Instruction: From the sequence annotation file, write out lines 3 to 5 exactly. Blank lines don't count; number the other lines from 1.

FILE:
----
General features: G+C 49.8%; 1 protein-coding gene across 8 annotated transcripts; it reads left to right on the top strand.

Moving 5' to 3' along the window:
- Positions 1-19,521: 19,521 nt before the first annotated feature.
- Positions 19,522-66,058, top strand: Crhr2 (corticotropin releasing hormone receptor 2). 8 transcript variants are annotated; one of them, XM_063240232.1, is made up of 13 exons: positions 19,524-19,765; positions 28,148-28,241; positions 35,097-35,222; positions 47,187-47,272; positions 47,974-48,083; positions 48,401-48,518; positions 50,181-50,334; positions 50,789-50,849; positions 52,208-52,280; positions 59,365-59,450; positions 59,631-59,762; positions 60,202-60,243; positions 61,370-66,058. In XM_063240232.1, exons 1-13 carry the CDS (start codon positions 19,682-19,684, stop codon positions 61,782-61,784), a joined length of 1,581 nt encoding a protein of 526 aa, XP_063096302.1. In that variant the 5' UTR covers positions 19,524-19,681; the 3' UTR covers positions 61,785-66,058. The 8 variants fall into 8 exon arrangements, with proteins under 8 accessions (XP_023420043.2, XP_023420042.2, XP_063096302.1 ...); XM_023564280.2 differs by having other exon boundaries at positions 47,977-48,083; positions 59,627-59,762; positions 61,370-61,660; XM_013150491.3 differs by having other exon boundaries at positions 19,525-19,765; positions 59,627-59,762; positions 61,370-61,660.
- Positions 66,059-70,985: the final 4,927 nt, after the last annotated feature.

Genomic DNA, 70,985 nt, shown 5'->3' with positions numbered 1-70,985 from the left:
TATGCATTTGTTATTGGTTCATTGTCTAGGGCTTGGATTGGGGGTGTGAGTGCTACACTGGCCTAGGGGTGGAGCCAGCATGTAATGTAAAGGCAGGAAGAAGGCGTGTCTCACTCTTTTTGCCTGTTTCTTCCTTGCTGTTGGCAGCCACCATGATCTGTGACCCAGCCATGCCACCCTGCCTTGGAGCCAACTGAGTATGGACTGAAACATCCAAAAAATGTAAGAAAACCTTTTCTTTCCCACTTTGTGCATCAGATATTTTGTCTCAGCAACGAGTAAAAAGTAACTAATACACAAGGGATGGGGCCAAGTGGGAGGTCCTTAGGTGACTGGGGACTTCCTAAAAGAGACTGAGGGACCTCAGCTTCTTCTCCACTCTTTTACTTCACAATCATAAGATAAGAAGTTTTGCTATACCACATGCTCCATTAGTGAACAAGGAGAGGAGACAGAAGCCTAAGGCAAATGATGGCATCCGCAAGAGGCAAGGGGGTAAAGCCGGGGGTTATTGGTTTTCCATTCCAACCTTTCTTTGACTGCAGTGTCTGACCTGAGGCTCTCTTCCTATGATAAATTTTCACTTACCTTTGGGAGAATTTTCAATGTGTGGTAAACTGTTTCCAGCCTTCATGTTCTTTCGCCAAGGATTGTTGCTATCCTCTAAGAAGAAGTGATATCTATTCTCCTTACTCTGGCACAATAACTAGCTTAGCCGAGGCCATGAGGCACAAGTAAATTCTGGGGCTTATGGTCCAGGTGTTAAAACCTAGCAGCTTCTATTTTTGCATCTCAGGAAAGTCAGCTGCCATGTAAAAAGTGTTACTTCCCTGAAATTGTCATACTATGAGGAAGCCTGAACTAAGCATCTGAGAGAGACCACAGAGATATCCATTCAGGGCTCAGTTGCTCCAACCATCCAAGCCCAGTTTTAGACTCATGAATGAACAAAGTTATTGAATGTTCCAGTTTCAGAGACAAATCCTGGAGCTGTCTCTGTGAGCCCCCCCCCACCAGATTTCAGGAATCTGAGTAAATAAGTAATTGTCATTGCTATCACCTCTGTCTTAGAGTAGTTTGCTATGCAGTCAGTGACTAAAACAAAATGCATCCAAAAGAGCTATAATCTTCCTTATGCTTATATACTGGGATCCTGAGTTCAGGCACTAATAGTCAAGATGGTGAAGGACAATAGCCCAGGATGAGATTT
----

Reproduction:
- Positions 1-19,521: 19,521 nt before the first annotated feature.
- Positions 19,522-66,058, top strand: Crhr2 (corticotropin releasing hormone receptor 2). 8 transcript variants are annotated; one of them, XM_063240232.1, is made up of 13 exons: positions 19,524-19,765; positions 28,148-28,241; positions 35,097-35,222; positions 47,187-47,272; positions 47,974-48,083; positions 48,401-48,518; positions 50,181-50,334; positions 50,789-50,849; positions 52,208-52,280; positions 59,365-59,450; positions 59,631-59,762; positions 60,202-60,243; positions 61,370-66,058. In XM_063240232.1, exons 1-13 carry the CDS (start codon positions 19,682-19,684, stop codon positions 61,782-61,784), a joined length of 1,581 nt encoding a protein of 526 aa, XP_063096302.1. In that variant the 5' UTR covers positions 19,524-19,681; the 3' UTR covers positions 61,785-66,058. The 8 variants fall into 8 exon arrangements, with proteins under 8 accessions (XP_023420043.2, XP_023420042.2, XP_063096302.1 ...); XM_023564280.2 differs by having other exon boundaries at positions 47,977-48,083; positions 59,627-59,762; positions 61,370-61,660; XM_013150491.3 differs by having other exon boundaries at positions 19,525-19,765; positions 59,627-59,762; positions 61,370-61,660.
- Positions 66,059-70,985: the final 4,927 nt, after the last annotated feature.